Last night, President Obama was asked about the Dakota Access Pipeline and its ongoing protest in a NowThis interview (full transcript below).
President Obama’s remarks are a concerning response from the nation’s Chief Executive who is charged with the enforcement of the rule of law.
The President fails to acknowledge that the project is already more than 77 percent constructed, making a “reroute” wildly difficult, if not impossible.
He also does not acknowledge that a legal process was followed by the State of North Dakota and the U.S. Army Corps of Engineers which determined the route of the pipeline. That route was upheld by both the U.S. District Court and the U.S. Circuit Court of Appeals.
Obama’s “let it play out” suggestion is a dangerously ambiguous and flippant comment on a serious issue. Dakota Access is a multi-billion dollar infrastructure investment that has been highly regulated and examined for over two years.
There is nothing left to review.
The ongoing protest activity has been illegal since its inception and has only gotten more dangerous as time has progressed. The federal government has now “let it play out” for 54 days and there have been nearly 400 arrests with charges of arson, assault, and attempted murder. Further inaction is tacit approval of further escalation.
Moreover, the project did accommodate culturally sensitive lands and sites throughout the construction and review processes. The project was altered over 140 times to respect lands deemed significant, and no cultural sites near the Lake Oahe construction corridor have been identified. These measures were taken despite the fact that at no point does this pipeline cross Sioux Reservation lands.
The executive branch cannot allow this potentially dangerous situation to “play out.” The purpose of the branch is to enforce the law.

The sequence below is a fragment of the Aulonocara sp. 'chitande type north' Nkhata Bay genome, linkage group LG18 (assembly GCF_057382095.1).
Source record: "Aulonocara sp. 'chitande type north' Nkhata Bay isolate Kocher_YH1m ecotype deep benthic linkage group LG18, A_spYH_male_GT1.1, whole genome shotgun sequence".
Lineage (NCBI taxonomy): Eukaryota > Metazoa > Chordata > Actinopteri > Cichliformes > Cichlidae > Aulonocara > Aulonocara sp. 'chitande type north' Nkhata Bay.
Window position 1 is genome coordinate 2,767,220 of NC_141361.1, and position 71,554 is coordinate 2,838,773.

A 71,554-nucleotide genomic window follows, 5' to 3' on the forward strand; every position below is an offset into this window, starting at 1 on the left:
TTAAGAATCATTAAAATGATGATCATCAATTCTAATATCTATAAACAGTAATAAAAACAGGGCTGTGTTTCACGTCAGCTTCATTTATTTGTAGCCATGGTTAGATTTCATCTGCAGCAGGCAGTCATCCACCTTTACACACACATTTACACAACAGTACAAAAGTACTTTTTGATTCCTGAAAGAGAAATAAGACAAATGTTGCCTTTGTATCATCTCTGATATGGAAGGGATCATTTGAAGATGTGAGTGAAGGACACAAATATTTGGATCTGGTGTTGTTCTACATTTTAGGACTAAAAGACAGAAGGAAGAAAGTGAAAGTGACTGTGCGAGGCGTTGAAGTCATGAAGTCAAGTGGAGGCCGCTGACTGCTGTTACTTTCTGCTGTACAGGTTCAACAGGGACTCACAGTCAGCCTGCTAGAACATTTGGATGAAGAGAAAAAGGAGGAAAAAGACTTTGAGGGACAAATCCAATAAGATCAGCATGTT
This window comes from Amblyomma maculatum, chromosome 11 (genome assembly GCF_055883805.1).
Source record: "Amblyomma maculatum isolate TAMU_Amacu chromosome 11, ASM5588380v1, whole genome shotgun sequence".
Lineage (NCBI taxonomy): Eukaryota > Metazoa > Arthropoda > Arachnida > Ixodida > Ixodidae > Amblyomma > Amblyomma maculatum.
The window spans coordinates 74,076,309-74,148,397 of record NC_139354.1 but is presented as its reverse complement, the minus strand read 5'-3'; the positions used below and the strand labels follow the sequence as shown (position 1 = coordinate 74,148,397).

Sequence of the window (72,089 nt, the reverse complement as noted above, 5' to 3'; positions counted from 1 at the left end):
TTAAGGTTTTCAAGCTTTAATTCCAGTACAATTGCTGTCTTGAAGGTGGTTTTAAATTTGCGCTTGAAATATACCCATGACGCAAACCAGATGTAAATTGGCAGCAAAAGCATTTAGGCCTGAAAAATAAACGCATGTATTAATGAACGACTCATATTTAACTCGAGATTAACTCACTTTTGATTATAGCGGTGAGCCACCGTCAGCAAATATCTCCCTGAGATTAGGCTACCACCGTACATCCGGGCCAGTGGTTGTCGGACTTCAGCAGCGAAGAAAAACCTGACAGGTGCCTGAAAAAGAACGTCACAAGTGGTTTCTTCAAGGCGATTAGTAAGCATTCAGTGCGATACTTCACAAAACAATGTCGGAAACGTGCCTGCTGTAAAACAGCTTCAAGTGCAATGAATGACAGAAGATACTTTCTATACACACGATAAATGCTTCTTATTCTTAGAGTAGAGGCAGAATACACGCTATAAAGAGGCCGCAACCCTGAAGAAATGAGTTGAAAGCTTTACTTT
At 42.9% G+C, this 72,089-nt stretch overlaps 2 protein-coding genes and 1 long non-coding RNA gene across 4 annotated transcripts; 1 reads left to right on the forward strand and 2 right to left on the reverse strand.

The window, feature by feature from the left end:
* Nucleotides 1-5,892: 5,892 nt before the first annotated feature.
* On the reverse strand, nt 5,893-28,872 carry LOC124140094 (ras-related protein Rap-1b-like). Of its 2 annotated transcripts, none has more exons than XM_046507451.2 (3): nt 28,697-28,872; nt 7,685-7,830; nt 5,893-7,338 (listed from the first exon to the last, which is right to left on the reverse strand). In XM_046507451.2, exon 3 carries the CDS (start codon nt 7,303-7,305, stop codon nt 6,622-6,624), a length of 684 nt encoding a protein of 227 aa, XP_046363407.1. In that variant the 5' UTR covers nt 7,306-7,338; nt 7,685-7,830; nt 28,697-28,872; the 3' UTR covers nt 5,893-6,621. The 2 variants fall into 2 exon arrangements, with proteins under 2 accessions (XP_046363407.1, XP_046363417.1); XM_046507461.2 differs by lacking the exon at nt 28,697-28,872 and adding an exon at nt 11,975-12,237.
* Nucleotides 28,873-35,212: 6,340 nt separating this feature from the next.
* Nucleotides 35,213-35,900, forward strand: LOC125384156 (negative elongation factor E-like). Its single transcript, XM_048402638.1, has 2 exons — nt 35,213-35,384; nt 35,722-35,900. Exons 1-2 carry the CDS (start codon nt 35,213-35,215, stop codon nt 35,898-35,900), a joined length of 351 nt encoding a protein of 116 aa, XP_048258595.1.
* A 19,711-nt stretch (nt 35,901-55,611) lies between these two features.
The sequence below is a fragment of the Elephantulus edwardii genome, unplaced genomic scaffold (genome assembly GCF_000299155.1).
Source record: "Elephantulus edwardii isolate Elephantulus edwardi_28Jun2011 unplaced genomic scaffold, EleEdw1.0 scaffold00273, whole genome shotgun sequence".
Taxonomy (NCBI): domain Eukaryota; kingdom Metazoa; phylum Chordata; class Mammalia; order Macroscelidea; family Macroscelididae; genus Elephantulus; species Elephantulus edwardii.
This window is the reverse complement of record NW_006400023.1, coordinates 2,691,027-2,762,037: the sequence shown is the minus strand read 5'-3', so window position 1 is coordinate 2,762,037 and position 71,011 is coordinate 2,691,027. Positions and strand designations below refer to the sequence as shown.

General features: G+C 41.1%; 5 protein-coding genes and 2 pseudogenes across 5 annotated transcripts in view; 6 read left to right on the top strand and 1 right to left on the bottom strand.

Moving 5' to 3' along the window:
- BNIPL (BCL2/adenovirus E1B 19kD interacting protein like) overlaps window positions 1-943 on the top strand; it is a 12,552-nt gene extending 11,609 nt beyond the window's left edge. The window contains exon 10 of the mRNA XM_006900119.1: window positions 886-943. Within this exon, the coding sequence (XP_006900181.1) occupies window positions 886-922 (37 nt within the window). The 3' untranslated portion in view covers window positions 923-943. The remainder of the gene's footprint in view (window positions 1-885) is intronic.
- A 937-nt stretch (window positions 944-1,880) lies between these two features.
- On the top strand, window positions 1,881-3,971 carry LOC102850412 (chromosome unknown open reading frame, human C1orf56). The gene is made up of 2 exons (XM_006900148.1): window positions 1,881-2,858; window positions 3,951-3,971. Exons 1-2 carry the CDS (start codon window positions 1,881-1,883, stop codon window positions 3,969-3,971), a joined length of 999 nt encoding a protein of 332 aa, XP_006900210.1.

The following is a transcript from the interview:
Interviewer: One thing the candidates aren’t really talking about is the Dakota Access Pipeline. Is that something that you would consider intervening in, people have called for your Administration to make a call.
President Obama: We are monitoring this closely and I think as a general rule, my view is that there is a way for us to accommodate sacred lands of Native Americans. And I think, right now the Army Corps is examining whether there are ways to reroute this pipeline. So we are going to let it play out for several more weeks and determine whether or not this can be resolved in a way that is properly attentive to the traditions of the First Americans.
Interviewer: Is there something to be done about the way protesters are being treated, they are getting sprayed with rubber bullets, we’re seeing some kind of shocking footage.
President Obama: Yea, I mean it’s a challenging situation. I think that, my general rule, when I talk to Governors, state and local officials, whenever there are dealing with protests, including for example, during the Black Lives Matter protests, is there is an obligation for protesters to be peaceful. And there is an obligation for authorities to show restraint. I want to make sure as everyone is exercising their constitutional right to be heard, that both sides are refraining from situations that might result in people being hurt.